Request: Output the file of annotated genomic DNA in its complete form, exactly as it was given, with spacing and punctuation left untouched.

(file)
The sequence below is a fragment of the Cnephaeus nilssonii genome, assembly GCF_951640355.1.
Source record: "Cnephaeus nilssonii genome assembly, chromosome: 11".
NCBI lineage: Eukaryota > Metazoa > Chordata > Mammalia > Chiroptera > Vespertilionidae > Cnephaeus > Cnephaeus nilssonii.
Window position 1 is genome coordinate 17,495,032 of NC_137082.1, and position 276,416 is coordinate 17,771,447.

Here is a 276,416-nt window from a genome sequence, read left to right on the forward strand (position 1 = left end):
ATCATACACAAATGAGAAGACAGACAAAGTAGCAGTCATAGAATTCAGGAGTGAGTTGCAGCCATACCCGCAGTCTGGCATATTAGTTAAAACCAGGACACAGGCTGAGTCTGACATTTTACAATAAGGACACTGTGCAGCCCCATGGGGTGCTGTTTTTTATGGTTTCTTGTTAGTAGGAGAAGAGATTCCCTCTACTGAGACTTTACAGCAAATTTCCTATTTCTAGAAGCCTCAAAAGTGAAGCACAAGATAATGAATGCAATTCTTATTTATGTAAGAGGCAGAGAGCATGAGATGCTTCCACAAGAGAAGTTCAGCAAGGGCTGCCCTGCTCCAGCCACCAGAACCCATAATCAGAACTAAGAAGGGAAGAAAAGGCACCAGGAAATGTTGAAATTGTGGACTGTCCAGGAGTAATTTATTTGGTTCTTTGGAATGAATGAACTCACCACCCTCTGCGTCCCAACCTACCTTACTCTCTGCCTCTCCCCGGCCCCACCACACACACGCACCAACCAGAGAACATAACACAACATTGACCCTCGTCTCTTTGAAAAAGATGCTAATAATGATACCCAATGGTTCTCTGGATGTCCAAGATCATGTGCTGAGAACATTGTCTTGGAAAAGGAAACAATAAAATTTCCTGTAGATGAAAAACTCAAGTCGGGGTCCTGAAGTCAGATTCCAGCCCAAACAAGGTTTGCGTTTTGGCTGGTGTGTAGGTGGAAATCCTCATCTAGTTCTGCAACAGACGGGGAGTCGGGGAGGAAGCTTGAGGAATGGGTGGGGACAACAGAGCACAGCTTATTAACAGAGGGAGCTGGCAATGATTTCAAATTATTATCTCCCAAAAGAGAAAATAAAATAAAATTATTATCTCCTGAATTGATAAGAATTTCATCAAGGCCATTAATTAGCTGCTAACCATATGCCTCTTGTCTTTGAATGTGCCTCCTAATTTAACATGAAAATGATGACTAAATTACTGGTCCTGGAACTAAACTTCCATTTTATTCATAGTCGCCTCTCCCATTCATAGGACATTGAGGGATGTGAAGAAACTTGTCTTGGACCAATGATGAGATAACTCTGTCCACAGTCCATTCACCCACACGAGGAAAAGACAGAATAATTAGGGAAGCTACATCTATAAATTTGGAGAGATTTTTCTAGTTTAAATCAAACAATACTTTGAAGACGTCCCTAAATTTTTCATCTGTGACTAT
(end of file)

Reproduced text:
The sequence below is a fragment of the Cnephaeus nilssonii genome, assembly GCF_951640355.1.
Source record: "Cnephaeus nilssonii genome assembly, chromosome: 11".
NCBI lineage: Eukaryota > Metazoa > Chordata > Mammalia > Chiroptera > Vespertilionidae > Cnephaeus > Cnephaeus nilssonii.
Window position 1 is genome coordinate 17,495,032 of NC_137082.1, and position 276,416 is coordinate 17,771,447.

Here is a 276,416-nt window from a genome sequence, read left to right on the forward strand (position 1 = left end):
ATCATACACAAATGAGAAGACAGACAAAGTAGCAGTCATAGAATTCAGGAGTGAGTTGCAGCCATACCCGCAGTCTGGCATATTAGTTAAAACCAGGACACAGGCTGAGTCTGACATTTTACAATAAGGACACTGTGCAGCCCCATGGGGTGCTGTTTTTTATGGTTTCTTGTTAGTAGGAGAAGAGATTCCCTCTACTGAGACTTTACAGCAAATTTCCTATTTCTAGAAGCCTCAAAAGTGAAGCACAAGATAATGAATGCAATTCTTATTTATGTAAGAGGCAGAGAGCATGAGATGCTTCCACAAGAGAAGTTCAGCAAGGGCTGCCCTGCTCCAGCCACCAGAACCCATAATCAGAACTAAGAAGGGAAGAAAAGGCACCAGGAAATGTTGAAATTGTGGACTGTCCAGGAGTAATTTATTTGGTTCTTTGGAATGAATGAACTCACCACCCTCTGCGTCCCAACCTACCTTACTCTCTGCCTCTCCCCGGCCCCACCACACACACGCACCAACCAGAGAACATAACACAACATTGACCCTCGTCTCTTTGAAAAAGATGCTAATAATGATACCCAATGGTTCTCTGGATGTCCAAGATCATGTGCTGAGAACATTGTCTTGGAAAAGGAAACAATAAAATTTCCTGTAGATGAAAAACTCAAGTCGGGGTCCTGAAGTCAGATTCCAGCCCAAACAAGGTTTGCGTTTTGGCTGGTGTGTAGGTGGAAATCCTCATCTAGTTCTGCAACAGACGGGGAGTCGGGGAGGAAGCTTGAGGAATGGGTGGGGACAACAGAGCACAGCTTATTAACAGAGGGAGCTGGCAATGATTTCAAATTATTATCTCCCAAAAGAGAAAATAAAATAAAATTATTATCTCCTGAATTGATAAGAATTTCATCAAGGCCATTAATTAGCTGCTAACCATATGCCTCTTGTCTTTGAATGTGCCTCCTAATTTAACATGAAAATGATGACTAAATTACTGGTCCTGGAACTAAACTTCCATTTTATTCATAGTCGCCTCTCCCATTCATAGGACATTGAGGGATGTGAAGAAACTTGTCTTGGACCAATGATGAGATAACTCTGTCCACAGTCCATTCACCCACACGAGGAAAAGACAGAATAATTAGGGAAGCTACATCTATAAATTTGGAGAGATTTTTCTAGTTTAAATCAAACAATACTTTGAAGACGTCCCTAAATTTTTCATCTGTGACTAT